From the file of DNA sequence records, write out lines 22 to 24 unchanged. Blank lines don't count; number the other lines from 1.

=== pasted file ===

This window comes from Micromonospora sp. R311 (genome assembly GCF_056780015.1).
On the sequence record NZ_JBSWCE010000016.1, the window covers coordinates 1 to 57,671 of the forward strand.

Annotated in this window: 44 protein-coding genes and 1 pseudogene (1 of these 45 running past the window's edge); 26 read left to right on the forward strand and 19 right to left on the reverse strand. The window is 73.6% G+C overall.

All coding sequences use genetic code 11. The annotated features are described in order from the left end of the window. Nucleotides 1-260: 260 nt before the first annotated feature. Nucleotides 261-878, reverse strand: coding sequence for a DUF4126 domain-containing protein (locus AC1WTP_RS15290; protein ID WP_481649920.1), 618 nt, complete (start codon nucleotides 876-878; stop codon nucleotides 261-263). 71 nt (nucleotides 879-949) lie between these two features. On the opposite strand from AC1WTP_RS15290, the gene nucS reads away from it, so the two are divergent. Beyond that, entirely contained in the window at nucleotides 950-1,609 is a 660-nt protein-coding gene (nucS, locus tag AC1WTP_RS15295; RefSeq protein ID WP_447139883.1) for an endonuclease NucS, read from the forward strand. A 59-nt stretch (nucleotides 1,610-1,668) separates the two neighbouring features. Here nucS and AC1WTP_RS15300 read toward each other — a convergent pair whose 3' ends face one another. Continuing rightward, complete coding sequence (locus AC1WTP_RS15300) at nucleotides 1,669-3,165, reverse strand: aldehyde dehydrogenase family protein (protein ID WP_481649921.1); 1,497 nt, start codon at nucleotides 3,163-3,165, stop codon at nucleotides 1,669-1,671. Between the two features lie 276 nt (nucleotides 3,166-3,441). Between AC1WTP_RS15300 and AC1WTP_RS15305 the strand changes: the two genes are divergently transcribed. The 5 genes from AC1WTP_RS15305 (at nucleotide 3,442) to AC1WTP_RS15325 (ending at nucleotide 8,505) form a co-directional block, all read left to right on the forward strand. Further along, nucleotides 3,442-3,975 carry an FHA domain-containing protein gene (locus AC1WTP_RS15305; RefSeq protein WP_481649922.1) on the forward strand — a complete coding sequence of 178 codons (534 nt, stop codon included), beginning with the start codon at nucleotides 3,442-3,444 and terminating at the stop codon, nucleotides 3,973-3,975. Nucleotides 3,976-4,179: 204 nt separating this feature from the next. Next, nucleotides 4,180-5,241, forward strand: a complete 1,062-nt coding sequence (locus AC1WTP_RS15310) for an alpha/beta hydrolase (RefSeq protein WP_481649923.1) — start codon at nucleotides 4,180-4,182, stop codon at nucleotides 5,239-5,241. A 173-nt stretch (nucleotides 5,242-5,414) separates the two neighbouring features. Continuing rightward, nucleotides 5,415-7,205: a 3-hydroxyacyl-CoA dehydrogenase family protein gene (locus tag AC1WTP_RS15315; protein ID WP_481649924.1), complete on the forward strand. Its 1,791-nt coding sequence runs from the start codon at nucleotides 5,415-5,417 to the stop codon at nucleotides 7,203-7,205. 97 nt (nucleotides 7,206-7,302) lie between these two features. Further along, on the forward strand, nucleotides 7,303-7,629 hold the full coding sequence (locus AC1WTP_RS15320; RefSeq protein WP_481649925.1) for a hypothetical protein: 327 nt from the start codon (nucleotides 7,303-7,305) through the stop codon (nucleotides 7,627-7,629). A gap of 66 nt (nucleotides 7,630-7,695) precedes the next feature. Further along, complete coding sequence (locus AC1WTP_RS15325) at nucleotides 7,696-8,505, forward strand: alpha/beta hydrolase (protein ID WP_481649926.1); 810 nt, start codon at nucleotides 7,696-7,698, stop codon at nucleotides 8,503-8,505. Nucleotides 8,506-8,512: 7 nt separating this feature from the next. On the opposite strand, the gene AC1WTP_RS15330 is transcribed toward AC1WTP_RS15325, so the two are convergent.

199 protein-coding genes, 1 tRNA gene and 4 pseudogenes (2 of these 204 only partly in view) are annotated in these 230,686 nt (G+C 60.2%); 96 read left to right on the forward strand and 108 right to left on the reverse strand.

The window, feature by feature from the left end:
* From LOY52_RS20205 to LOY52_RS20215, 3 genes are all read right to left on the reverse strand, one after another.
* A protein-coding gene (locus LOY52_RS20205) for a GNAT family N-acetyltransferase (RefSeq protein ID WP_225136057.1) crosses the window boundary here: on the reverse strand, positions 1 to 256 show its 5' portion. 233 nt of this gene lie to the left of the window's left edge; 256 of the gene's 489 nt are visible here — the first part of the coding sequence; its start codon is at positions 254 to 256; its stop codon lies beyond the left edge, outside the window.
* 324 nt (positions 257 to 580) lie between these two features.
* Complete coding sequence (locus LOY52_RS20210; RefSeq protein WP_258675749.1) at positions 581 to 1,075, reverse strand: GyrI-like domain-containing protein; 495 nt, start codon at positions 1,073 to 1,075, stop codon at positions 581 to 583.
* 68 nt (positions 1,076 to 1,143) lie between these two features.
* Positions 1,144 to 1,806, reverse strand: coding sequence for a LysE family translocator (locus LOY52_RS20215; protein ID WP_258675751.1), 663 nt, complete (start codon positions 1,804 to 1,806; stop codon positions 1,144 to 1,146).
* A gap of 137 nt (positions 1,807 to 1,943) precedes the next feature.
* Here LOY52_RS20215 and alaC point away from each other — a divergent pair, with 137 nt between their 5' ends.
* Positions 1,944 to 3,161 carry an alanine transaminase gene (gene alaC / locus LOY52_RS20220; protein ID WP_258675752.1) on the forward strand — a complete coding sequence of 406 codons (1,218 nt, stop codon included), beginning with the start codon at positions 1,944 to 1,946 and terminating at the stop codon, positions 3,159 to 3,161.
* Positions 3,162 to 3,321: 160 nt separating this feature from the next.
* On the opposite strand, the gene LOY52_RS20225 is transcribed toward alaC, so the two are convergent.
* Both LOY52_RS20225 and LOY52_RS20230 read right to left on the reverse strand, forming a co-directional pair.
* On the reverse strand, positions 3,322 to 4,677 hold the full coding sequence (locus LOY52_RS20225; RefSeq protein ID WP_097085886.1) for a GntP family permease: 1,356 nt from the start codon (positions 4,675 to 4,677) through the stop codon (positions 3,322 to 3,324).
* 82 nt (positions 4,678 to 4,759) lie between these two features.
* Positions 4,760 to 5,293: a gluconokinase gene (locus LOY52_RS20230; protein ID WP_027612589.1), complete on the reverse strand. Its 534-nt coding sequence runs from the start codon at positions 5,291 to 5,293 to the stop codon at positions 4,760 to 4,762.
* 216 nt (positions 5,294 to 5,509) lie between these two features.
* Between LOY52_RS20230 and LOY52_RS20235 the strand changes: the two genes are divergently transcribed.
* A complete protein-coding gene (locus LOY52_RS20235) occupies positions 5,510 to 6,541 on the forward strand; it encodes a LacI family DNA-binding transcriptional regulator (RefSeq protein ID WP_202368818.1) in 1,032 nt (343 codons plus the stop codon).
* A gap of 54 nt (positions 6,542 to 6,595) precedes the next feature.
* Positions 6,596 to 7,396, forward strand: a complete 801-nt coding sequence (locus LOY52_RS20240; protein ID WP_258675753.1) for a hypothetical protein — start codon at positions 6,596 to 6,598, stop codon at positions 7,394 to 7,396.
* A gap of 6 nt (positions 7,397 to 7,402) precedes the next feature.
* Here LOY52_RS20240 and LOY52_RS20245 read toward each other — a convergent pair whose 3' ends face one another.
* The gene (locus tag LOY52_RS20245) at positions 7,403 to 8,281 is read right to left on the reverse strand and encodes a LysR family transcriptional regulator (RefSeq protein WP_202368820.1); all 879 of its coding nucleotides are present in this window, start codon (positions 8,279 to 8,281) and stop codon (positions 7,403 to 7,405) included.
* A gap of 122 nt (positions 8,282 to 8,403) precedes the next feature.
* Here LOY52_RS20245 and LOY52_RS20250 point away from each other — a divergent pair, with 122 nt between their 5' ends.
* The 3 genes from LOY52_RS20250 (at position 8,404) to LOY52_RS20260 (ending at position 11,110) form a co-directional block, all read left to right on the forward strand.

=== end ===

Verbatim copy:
* 216 nt (positions 5,294 to 5,509) lie between these two features.
* Between LOY52_RS20230 and LOY52_RS20235 the strand changes: the two genes are divergently transcribed.
* A complete protein-coding gene (locus LOY52_RS20235) occupies positions 5,510 to 6,541 on the forward strand; it encodes a LacI family DNA-binding transcriptional regulator (RefSeq protein ID WP_202368818.1) in 1,032 nt (343 codons plus the stop codon).